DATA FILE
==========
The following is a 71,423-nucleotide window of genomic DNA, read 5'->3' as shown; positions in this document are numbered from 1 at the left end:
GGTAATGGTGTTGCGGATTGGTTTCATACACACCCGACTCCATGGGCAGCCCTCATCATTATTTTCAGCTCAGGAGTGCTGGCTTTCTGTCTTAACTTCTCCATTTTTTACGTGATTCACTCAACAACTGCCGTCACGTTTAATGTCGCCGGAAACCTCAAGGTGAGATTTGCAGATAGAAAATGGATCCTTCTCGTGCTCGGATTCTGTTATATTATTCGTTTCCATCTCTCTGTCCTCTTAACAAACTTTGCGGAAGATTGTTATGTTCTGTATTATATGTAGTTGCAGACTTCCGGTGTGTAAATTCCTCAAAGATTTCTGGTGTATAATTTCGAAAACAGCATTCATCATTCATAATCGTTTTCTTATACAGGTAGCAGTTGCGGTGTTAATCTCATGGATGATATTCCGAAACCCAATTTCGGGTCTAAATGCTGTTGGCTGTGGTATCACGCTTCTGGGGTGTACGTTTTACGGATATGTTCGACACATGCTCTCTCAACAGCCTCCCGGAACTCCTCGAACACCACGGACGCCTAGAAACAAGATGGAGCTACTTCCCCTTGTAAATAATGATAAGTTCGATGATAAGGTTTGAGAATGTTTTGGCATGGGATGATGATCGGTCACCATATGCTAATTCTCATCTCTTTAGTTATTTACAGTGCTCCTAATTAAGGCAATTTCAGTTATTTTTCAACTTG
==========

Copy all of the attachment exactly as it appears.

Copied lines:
The following is a 71,423-nucleotide window of genomic DNA, read 5'->3' as shown; positions in this document are numbered from 1 at the left end:
GGTAATGGTGTTGCGGATTGGTTTCATACACACCCGACTCCATGGGCAGCCCTCATCATTATTTTCAGCTCAGGAGTGCTGGCTTTCTGTCTTAACTTCTCCATTTTTTACGTGATTCACTCAACAACTGCCGTCACGTTTAATGTCGCCGGAAACCTCAAGGTGAGATTTGCAGATAGAAAATGGATCCTTCTCGTGCTCGGATTCTGTTATATTATTCGTTTCCATCTCTCTGTCCTCTTAACAAACTTTGCGGAAGATTGTTATGTTCTGTATTATATGTAGTTGCAGACTTCCGGTGTGTAAATTCCTCAAAGATTTCTGGTGTATAATTTCGAAAACAGCATTCATCATTCATAATCGTTTTCTTATACAGGTAGCAGTTGCGGTGTTAATCTCATGGATGATATTCCGAAACCCAATTTCGGGTCTAAATGCTGTTGGCTGTGGTATCACGCTTCTGGGGTGTACGTTTTACGGATATGTTCGACACATGCTCTCTCAACAGCCTCCCGGAACTCCTCGAACACCACGGACGCCTAGAAACAAGATGGAGCTACTTCCCCTTGTAAATAATGATAAGTTCGATGATAAGGTTTGAGAATGTTTTGGCATGGGATGATGATCGGTCACCATATGCTAATTCTCATCTCTTTAGTTATTTACAGTGCTCCTAATTAAGGCAATTTCAGTTATTTTTCAACTTG